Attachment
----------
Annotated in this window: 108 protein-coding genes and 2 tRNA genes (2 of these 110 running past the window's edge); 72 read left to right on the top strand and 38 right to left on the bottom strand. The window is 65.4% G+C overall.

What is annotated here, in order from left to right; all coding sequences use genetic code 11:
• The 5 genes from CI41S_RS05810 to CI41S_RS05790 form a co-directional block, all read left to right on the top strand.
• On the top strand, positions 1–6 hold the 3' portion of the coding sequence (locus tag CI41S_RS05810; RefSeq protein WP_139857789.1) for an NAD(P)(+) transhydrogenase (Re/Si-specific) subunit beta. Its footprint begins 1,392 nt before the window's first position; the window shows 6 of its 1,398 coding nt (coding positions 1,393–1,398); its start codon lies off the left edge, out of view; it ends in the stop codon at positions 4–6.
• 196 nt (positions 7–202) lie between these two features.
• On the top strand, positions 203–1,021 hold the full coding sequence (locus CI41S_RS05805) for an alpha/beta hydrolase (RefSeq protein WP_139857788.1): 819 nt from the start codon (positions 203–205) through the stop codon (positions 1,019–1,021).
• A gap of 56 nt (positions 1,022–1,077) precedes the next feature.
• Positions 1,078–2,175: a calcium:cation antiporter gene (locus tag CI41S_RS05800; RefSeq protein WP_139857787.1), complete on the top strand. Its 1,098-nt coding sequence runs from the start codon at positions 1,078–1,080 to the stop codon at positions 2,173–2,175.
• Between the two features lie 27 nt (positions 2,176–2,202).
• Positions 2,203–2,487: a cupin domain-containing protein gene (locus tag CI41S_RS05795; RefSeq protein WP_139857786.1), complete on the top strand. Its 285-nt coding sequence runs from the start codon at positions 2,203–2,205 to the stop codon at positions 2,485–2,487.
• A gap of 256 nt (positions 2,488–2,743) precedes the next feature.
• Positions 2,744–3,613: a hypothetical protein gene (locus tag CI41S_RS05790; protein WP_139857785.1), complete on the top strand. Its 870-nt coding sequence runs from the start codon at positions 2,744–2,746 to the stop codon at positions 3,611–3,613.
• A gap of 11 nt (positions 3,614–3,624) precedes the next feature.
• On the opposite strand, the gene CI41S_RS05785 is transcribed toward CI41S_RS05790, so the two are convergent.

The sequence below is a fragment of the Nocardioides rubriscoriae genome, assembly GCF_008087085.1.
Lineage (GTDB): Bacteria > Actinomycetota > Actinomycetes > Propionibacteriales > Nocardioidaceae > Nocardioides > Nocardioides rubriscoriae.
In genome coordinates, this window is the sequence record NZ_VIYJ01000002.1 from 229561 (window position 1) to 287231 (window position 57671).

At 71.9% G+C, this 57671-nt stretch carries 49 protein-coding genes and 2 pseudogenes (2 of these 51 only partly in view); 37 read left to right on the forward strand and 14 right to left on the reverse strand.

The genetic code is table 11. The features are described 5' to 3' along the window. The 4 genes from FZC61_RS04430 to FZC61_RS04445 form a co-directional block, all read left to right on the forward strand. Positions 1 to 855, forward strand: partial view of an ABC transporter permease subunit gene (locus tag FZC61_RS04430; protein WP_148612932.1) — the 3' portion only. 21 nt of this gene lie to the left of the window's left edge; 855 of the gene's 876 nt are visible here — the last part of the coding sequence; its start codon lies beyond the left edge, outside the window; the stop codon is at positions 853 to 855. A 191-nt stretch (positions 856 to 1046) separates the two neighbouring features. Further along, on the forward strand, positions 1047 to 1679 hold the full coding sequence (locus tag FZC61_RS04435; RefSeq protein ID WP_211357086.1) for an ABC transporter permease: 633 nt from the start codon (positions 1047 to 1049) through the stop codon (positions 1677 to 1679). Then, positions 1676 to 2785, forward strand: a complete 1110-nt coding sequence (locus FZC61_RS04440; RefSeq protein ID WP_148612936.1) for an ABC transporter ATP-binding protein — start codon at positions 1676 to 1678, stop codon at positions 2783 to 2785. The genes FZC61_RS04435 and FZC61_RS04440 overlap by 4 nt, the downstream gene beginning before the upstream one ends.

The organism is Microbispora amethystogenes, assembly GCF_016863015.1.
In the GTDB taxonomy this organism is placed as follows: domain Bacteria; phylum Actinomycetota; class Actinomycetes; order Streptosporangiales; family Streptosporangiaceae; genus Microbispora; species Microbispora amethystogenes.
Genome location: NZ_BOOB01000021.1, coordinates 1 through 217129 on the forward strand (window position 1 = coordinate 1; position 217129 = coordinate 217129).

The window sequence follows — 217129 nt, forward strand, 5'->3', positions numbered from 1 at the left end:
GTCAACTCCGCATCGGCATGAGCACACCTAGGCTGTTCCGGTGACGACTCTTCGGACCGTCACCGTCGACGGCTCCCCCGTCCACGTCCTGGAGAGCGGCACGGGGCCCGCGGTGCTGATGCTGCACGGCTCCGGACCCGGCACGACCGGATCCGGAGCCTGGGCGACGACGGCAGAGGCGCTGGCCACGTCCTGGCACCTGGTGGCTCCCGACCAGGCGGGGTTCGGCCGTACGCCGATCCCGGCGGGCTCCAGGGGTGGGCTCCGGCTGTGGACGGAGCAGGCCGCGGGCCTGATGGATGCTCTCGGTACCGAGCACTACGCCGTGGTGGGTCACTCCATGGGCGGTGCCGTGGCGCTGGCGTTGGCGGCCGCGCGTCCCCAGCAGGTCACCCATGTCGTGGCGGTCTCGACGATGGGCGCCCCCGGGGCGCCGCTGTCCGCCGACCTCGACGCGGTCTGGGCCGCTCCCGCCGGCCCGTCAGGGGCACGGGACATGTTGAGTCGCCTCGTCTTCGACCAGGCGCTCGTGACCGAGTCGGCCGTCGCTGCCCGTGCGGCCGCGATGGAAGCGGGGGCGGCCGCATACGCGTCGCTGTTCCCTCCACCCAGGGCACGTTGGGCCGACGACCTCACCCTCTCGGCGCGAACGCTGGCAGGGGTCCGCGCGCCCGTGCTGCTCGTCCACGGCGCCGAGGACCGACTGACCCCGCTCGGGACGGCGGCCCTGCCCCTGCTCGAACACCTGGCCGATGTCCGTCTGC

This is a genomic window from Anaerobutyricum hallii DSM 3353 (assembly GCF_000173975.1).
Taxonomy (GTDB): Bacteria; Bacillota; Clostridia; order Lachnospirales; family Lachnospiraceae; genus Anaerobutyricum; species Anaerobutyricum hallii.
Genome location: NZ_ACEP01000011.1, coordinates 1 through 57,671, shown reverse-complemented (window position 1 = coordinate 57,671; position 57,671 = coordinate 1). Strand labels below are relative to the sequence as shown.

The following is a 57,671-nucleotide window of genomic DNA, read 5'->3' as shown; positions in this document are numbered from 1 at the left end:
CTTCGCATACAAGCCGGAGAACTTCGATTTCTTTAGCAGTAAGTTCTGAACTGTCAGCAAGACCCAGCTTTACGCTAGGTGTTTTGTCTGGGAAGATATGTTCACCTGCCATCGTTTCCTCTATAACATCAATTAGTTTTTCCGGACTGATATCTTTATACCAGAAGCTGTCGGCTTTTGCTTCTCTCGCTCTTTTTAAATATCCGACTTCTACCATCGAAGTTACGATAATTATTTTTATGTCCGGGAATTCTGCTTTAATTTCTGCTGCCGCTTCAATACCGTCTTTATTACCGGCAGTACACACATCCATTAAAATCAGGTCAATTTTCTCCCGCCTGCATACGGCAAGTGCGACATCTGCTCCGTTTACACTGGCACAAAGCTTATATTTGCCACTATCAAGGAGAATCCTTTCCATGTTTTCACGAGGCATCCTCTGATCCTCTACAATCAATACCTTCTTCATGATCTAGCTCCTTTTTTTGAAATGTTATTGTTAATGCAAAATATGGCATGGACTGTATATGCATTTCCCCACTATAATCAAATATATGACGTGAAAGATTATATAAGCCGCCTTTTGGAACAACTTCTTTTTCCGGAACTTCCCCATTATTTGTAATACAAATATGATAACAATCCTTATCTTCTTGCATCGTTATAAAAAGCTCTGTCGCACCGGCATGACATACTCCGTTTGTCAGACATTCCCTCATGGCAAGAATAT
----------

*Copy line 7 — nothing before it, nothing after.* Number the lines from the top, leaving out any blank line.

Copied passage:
• A gap of 56 nt (positions 1,022–1,077) precedes the next feature.